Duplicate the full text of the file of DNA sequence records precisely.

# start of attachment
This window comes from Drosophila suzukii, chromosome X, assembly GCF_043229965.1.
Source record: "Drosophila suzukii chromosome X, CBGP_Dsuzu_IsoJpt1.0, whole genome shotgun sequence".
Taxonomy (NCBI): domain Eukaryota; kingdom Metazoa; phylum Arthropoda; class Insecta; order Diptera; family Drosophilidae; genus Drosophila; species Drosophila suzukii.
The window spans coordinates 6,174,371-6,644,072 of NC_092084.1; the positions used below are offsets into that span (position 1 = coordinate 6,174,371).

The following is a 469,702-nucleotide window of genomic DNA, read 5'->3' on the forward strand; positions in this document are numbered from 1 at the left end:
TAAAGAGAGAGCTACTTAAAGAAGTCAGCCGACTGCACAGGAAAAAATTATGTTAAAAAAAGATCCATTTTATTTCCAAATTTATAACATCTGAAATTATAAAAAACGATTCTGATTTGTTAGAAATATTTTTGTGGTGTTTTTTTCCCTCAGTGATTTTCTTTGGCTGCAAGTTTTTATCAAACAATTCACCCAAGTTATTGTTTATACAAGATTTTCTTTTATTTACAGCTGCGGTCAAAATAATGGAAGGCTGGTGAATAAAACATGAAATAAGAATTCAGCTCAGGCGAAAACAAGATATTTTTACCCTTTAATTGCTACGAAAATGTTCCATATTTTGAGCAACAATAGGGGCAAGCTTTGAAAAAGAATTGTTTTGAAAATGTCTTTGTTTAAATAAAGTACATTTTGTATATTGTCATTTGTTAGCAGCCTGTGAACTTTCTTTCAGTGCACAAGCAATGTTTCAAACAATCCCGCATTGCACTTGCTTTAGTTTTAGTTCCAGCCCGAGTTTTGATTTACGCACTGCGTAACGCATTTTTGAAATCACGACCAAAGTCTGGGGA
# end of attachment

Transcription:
This window comes from Drosophila suzukii, chromosome X, assembly GCF_043229965.1.
Source record: "Drosophila suzukii chromosome X, CBGP_Dsuzu_IsoJpt1.0, whole genome shotgun sequence".
Taxonomy (NCBI): domain Eukaryota; kingdom Metazoa; phylum Arthropoda; class Insecta; order Diptera; family Drosophilidae; genus Drosophila; species Drosophila suzukii.
The window spans coordinates 6,174,371-6,644,072 of NC_092084.1; the positions used below are offsets into that span (position 1 = coordinate 6,174,371).

The following is a 469,702-nucleotide window of genomic DNA, read 5'->3' on the forward strand; positions in this document are numbered from 1 at the left end:
TAAAGAGAGAGCTACTTAAAGAAGTCAGCCGACTGCACAGGAAAAAATTATGTTAAAAAAAGATCCATTTTATTTCCAAATTTATAACATCTGAAATTATAAAAAACGATTCTGATTTGTTAGAAATATTTTTGTGGTGTTTTTTTCCCTCAGTGATTTTCTTTGGCTGCAAGTTTTTATCAAACAATTCACCCAAGTTATTGTTTATACAAGATTTTCTTTTATTTACAGCTGCGGTCAAAATAATGGAAGGCTGGTGAATAAAACATGAAATAAGAATTCAGCTCAGGCGAAAACAAGATATTTTTACCCTTTAATTGCTACGAAAATGTTCCATATTTTGAGCAACAATAGGGGCAAGCTTTGAAAAAGAATTGTTTTGAAAATGTCTTTGTTTAAATAAAGTACATTTTGTATATTGTCATTTGTTAGCAGCCTGTGAACTTTCTTTCAGTGCACAAGCAATGTTTCAAACAATCCCGCATTGCACTTGCTTTAGTTTTAGTTCCAGCCCGAGTTTTGATTTACGCACTGCGTAACGCATTTTTGAAATCACGACCAAAGTCTGGGGA